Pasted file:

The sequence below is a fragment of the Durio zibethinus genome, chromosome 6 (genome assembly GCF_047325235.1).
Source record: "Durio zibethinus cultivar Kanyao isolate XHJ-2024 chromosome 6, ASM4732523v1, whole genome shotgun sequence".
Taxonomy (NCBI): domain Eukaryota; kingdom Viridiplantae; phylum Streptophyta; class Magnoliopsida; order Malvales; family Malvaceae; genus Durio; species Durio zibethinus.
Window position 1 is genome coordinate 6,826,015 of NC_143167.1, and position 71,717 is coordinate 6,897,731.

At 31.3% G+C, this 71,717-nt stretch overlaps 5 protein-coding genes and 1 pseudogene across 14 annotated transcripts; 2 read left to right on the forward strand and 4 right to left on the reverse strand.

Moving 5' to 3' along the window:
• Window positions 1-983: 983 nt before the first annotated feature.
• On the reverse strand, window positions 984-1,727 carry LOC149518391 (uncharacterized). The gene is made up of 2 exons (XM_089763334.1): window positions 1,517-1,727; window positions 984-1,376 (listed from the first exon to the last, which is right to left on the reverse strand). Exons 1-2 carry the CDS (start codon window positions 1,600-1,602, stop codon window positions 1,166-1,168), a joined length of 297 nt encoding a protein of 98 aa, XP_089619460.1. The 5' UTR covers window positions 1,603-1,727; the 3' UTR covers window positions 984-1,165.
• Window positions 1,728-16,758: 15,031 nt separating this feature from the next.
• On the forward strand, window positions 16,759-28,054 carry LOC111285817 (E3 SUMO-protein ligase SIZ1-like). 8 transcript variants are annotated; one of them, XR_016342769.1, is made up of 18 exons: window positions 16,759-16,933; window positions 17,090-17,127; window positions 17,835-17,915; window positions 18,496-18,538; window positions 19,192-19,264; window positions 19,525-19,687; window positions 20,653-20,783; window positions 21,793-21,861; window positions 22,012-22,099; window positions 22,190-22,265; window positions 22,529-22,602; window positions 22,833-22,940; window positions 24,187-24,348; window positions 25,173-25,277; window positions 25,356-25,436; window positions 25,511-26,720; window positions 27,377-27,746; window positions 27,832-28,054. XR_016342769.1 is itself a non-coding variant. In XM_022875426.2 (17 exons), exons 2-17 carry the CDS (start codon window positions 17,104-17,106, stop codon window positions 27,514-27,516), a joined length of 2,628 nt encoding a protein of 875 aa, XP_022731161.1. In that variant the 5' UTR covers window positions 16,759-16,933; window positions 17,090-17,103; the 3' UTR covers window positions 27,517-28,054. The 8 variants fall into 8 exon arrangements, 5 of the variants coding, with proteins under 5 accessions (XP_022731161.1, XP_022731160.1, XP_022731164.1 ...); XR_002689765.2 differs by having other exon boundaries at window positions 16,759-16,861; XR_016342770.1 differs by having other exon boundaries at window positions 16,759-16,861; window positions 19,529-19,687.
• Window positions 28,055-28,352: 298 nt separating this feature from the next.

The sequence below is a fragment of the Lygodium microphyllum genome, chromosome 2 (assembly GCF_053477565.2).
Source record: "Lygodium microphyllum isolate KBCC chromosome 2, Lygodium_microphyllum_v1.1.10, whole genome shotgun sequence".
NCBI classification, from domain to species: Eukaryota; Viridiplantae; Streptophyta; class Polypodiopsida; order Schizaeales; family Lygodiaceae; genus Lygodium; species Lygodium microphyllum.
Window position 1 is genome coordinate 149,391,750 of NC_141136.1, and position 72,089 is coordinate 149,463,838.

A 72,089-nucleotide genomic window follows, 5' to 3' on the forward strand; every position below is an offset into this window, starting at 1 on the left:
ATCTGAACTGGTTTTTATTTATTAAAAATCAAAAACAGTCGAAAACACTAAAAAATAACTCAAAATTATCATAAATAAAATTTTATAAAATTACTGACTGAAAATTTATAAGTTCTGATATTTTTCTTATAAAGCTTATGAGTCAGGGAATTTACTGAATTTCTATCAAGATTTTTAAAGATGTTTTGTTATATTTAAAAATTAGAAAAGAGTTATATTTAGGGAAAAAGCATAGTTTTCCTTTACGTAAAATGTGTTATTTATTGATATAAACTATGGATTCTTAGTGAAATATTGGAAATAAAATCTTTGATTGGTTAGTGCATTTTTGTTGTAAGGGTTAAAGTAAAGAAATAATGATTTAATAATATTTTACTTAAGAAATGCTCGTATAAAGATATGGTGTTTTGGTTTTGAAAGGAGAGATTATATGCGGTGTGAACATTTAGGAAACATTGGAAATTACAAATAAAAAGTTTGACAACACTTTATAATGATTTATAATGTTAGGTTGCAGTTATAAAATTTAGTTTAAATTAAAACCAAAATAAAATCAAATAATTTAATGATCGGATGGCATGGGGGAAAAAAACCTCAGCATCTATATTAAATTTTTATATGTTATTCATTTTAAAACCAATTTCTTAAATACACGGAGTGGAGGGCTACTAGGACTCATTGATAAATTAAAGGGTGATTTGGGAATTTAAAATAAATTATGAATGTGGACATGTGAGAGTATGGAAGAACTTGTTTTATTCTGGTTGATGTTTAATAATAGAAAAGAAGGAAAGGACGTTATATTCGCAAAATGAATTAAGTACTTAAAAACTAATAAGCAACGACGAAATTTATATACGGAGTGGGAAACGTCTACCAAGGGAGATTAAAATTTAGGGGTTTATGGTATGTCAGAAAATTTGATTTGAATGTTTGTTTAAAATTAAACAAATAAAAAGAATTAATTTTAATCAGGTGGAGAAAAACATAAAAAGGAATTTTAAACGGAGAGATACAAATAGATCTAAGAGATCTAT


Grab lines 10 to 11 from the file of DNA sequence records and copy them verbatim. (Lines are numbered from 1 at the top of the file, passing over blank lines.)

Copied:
• On the forward strand, window positions 16,759-28,054 carry LOC111285817 (E3 SUMO-protein ligase SIZ1-like). 8 transcript variants are annotated; one of them, XR_016342769.1, is made up of 18 exons: window positions 16,759-16,933; window positions 17,090-17,127; window positions 17,835-17,915; window positions 18,496-18,538; window positions 19,192-19,264; window positions 19,525-19,687; window positions 20,653-20,783; window positions 21,793-21,861; window positions 22,012-22,099; window positions 22,190-22,265; window positions 22,529-22,602; window positions 22,833-22,940; window positions 24,187-24,348; window positions 25,173-25,277; window positions 25,356-25,436; window positions 25,511-26,720; window positions 27,377-27,746; window positions 27,832-28,054. XR_016342769.1 is itself a non-coding variant. In XM_022875426.2 (17 exons), exons 2-17 carry the CDS (start codon window positions 17,104-17,106, stop codon window positions 27,514-27,516), a joined length of 2,628 nt encoding a protein of 875 aa, XP_022731161.1. In that variant the 5' UTR covers window positions 16,759-16,933; window positions 17,090-17,103; the 3' UTR covers window positions 27,517-28,054. The 8 variants fall into 8 exon arrangements, 5 of the variants coding, with proteins under 5 accessions (XP_022731161.1, XP_022731160.1, XP_022731164.1 ...); XR_002689765.2 differs by having other exon boundaries at window positions 16,759-16,861; XR_016342770.1 differs by having other exon boundaries at window positions 16,759-16,861; window positions 19,529-19,687.
• Window positions 28,055-28,352: 298 nt separating this feature from the next.